From his days giving tours and working concessions in the World Trade Center complex, and from doing security at the Liberty Landing Marina just a block west of the Towers, Harry has an encyclopedic knowledge of the area. Always an avid photographer and history buff, since 9/11 Harry has felt compelled to abandon more proper forms of employment, instead paying a daily visit to the World Trade Center PATH Station. Yet he views it as a job, coming every day — rain or shine — and staying until he runs out of a hundred fliers and maybe half as many key chains.

Harry’s only missed one week at his new gig — in 2004, the week after he was called in to identify his nephew’s remains. He was out, he says, “letting that reality hit.” After that week he felt closure, and with it a new drive to “let people know it’s not just two.” Now Harry provides that same closure to visitors. Some have accused him of creating a climate of revenge, but Harry, who thinks we should’ve “locked down Afghanistan and Pakistan” before venturing into Iraq, rejects the label. “It’s just that reality can be cruel,” he says.
Still, Harry tries to make the experience painless, even pleasurable, and as a result, he’s become a fan favorite. Yet his adopted title, World Trade Center Man, doesn’t really do him justice. Born and raised in Harlem, Harry is an urban historian with a wide range of knowledge. 9/11, especially tales of Brooklynites opening their doors to those fleeing Manhattan, only increased his dedication to the city. Now, he says, he goes “to the neighborhoods just to see what the flavor is about.”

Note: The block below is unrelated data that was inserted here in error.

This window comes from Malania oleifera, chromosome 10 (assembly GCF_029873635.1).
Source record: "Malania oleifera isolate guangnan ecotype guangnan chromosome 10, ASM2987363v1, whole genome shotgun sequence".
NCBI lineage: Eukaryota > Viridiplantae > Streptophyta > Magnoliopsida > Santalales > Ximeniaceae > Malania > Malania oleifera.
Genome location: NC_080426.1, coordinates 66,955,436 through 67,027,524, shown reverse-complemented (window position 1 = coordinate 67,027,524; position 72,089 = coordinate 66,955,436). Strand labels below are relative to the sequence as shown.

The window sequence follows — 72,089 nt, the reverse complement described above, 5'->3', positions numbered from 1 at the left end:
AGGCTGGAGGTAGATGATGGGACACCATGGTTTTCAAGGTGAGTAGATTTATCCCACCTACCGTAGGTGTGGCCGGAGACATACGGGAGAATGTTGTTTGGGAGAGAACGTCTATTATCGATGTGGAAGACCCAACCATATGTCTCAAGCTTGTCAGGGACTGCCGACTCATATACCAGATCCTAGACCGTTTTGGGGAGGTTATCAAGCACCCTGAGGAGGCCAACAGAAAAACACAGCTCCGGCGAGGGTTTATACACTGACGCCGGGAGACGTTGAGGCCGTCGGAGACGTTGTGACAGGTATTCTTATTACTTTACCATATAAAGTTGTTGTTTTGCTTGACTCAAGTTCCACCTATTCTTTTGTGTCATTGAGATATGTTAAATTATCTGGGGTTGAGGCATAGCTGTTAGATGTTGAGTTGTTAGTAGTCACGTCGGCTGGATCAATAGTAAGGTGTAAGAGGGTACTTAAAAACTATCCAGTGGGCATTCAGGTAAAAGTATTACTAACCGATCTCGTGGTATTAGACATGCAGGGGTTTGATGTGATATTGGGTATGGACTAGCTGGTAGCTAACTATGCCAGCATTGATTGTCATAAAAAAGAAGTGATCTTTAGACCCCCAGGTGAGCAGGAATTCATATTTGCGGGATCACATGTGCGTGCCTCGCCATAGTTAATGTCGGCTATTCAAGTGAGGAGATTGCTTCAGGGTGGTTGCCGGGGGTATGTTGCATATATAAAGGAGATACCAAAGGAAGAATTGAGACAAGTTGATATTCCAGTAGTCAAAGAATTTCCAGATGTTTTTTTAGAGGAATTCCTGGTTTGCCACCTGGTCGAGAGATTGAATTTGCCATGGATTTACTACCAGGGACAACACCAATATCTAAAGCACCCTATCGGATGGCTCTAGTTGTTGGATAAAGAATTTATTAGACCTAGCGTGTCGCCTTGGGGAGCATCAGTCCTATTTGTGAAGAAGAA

One visiting school group, Harry says, wanted a single picture to remember the city — them, with Harry, in Times Square. To that group, he says, he represents a unique New York experience, emblematic of the city itself. And even New Yorkers appreciate him. When he returned to Church Street, Harry recalls, a construction worker expressed relief that he would once again hear Harry’s familiar refrain. “I thought that the next time I heard ‘don’t let history be a mystery’ I’d want to punch you,” the worker said, “but now I see the importance of what you’re doing.”

Harry doesn’t know when he’s going to stop. He feels a responsibility to the thousands of visitors the site draws, and he doesn’t feel he can trust the other sources of information. The conspiracy theorists, he believes, have the story wrong, and the Tribute Center shouldn’t be charging. As for those selling photo albums, Harry feels they’re uninformed, so much so that they’ll listen to Harry and then regurgitate his message. But children from Boston to Beijing agree: there’s only one World Trade Center Man.  •

12/19/06 3:00pm
12/19/2006 3:00 PM |

After making its way through gentrified Brooklyn, the L train rises above ground at the Wilson stop, revealing to subway riders a large, idyllic sward of green covered with innumerable tombstones, some in rows, some randomly interspersed among pine trees and elms.

12/06/06 12:00am
12/06/2006 12:00 AM |

Imagine a rainy day and you don’t feel like walking home. You manage to successfully hail a yellow cab coming your way. The driver stops, and you hop in the backseat. Through the rear view mirror, you notice the driver has a kind face. You tell him where you are going, and later, on a whim, ask where he’s from.
He tells you his name is Rahama Deffallah. Before driving a cab, he was a civil engineer in Sudan. In 1997, Rahama fled to the U.S. seeking refuge from Darfur, a region the size of Texas in the western part of the country. At the time, there was what he calls a “silent genocide” taking place. As part of the Zaghawa tribe, he explains, “I didn’t have rights in my country. I was a second-class citizen in Sudan.”